In the beginning was the loan, and the loan carried interest. For at least five millennia people have been borrowing and lending at interest. The practice wasn’t always popular—in the ancient world, usury was generally viewed as exploitative, a potential path to debt bondage and slavery. Yet as capitalism became established from the late Middle Ages onwards, denunciations of interest were tempered because interest was a necessary reward for lenders to part with their capital. And interest performs many other vital functions: it encourages people to save; enables them to place a value on precious assets, such as houses and all manner of financial securities; and allows us to price risk.
All economic and financial activities take place across time. Interest is often described as the “price of money,” but it is better called the “price of time:” time is scarce, time has value, interest is the time value of money.
Over the first two decades of the twenty–first century, interest rates have sunk lower than ever before. Easy money after the global financial crisis in 2007/2008 has produced several ill effects, including the appearance of multiple asset price bubbles, a reduction in productivity growth, discouraging savings and exacerbating inequality, and forcing yield starved investors to take on excessive risk. The financial world now finds itself caught between a rock and a hard place, and Edward Chancellor is here to tell us why. In this enriching volume, Chancellor explores the history of interest and its essential function in determining how capital is allocated and priced.
Praise for The Price of Time:
“Interest rates haven’t simply fallen—they were pushed. And by their pushing, the world’s central banks have constructed the hall of mirrors in which every investor has become, of necessity, a speculator. So argues Edward Chancellor in this brilliant chronicle of the most important prices in capitalism. You must read it. It is a masterpiece of history, analysis—and properly understated outrage.”—James Grant, editor of Grant’s Interest Rate Observer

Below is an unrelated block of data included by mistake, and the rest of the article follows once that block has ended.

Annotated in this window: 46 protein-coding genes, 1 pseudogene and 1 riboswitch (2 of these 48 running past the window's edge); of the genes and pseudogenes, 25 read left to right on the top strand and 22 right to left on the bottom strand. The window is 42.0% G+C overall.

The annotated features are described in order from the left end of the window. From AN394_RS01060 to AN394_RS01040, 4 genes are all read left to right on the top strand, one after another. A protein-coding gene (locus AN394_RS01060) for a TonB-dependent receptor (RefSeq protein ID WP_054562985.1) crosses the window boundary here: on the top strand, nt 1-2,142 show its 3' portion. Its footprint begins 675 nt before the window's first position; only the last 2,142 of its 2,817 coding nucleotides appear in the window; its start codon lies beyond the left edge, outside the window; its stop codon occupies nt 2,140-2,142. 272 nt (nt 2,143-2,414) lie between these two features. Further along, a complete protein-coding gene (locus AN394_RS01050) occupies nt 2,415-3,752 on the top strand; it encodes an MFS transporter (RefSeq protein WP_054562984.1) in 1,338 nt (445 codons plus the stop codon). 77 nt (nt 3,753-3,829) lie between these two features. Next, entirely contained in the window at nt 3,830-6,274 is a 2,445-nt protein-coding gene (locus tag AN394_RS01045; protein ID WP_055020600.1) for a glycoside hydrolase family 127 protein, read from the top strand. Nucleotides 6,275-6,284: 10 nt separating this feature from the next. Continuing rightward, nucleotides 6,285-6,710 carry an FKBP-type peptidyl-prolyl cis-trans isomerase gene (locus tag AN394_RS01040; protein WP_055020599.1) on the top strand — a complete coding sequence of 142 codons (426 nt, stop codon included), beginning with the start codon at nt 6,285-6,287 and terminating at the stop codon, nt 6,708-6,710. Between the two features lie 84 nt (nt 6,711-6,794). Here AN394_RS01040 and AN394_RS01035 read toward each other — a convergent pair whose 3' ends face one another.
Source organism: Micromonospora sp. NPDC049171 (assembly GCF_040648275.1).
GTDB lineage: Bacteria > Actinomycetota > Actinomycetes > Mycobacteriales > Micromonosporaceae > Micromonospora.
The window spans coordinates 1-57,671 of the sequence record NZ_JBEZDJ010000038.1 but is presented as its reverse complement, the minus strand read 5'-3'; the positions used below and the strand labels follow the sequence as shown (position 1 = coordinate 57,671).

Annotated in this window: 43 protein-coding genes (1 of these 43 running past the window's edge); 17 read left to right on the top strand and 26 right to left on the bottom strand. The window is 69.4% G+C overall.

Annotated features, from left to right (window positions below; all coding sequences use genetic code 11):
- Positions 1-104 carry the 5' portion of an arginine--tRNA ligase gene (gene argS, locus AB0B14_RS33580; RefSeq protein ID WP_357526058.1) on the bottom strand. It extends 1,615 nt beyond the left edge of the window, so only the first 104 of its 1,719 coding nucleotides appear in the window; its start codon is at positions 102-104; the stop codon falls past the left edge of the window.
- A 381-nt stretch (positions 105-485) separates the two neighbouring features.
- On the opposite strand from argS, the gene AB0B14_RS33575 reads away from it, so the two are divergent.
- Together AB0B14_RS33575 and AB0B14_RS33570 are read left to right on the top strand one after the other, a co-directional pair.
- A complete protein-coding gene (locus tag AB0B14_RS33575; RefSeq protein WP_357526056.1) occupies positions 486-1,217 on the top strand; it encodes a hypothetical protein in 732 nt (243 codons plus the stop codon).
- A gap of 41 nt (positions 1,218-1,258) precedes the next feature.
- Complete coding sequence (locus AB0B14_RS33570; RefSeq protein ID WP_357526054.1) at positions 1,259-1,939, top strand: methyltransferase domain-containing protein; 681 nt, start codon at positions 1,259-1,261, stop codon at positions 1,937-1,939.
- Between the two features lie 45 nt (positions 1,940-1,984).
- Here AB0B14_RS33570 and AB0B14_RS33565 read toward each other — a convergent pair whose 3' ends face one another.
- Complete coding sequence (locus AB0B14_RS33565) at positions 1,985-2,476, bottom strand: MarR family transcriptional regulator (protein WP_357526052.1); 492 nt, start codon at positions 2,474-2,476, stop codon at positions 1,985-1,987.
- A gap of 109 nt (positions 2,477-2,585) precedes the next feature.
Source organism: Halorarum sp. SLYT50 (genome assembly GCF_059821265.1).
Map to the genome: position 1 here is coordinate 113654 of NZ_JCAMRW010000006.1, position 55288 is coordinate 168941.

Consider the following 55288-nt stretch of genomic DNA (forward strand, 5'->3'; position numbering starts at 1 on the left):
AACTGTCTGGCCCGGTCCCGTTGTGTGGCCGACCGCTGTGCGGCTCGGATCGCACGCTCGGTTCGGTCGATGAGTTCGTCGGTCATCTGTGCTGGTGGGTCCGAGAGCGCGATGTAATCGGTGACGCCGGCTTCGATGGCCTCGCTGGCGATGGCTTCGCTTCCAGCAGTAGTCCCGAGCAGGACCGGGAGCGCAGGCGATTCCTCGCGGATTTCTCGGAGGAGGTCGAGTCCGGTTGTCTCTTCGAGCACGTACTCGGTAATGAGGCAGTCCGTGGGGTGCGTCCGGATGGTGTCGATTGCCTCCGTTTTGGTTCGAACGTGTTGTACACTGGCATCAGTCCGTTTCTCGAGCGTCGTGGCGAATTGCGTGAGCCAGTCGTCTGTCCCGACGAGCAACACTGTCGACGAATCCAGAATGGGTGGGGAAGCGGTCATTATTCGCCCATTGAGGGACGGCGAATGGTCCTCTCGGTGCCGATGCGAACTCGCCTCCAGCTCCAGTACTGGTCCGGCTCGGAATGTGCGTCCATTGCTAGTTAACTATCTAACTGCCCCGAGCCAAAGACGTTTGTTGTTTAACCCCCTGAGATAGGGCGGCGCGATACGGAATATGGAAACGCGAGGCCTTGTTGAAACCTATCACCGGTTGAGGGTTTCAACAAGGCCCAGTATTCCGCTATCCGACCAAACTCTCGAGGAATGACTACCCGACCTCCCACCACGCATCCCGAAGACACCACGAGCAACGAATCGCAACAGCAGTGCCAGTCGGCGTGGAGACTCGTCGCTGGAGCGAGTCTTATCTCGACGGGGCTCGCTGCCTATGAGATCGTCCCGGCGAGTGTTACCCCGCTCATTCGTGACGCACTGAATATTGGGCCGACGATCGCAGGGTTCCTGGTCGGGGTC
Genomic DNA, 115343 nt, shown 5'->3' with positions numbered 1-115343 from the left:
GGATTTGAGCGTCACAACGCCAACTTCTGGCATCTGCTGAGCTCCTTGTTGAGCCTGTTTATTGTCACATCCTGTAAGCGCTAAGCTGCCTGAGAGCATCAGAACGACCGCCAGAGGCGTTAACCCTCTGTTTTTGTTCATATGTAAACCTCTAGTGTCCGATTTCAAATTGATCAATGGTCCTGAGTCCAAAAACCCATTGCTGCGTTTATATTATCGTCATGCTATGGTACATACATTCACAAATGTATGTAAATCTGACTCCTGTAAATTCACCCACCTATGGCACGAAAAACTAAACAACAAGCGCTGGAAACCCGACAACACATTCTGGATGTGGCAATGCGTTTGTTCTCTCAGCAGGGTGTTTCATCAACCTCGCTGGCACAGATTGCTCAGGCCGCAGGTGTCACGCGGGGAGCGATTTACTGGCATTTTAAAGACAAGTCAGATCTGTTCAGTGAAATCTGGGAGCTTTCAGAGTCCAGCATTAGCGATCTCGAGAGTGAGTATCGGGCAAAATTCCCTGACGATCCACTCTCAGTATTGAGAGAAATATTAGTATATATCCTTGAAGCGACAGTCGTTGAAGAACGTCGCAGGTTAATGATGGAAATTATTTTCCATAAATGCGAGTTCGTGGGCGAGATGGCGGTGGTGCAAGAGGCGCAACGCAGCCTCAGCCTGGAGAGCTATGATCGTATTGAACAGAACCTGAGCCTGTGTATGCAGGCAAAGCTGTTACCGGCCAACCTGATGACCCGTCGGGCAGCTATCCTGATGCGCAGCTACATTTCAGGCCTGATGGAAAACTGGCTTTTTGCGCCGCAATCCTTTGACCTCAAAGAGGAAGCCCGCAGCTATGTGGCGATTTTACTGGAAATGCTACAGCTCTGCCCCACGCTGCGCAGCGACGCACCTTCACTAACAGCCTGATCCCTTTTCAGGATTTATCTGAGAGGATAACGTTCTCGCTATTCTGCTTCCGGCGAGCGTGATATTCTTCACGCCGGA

“I wish The Price of Time were the book that I had written. I am reminded of Keynes’s letter to Hayek after reading The Road to Serfdom where he said, ‘In my opinion it is a grand book. We all have the greatest reason to be thankful to you for saying so well what needs so much to be said. I find myself in agreement with virtually the whole of it, and not only in agreement but in a deeply moved agreement.’”—William White, former Chief Economist, Bank for International Settlements
“Is it possible to write a highly engaging history of the world going back to Hammurabi, unfolding along the way a bitingly comprehensive explanation for its problems today, all told through a single character? Apparently yes. Edward Chancellor has done it, an achievement all the more notable since his drama is built around a character so unheroic on its surface: his ‘price of time’ is interest rates. This is a timely, vitally important and hugely readable book.”—Ruchir Sharma, Chairman, Rockefeller International and New York Times bestselling author
“Edward Chancellor has produced not just a brilliant explainer of the value of money and time but a hugely engaging history of the greatest problem confronting markets today. The Price of Time is a must read — a copy should be on the desk of everyone who has anything to do with financial markets or wondered why things work as they do.”—Merryn Somerset Webb, Editor-in-Chief, MoneyWeek
Praise for Edward Chancellor:
“Entertaining, useful, admirable . . . Chancellor seems to have read everything.” —New York Times Book Review, on Devil Take the Hindmost
“[Edward Chancellor is] one of the great financial writers of our era.”—Financial Analysts Journal, on Capital Account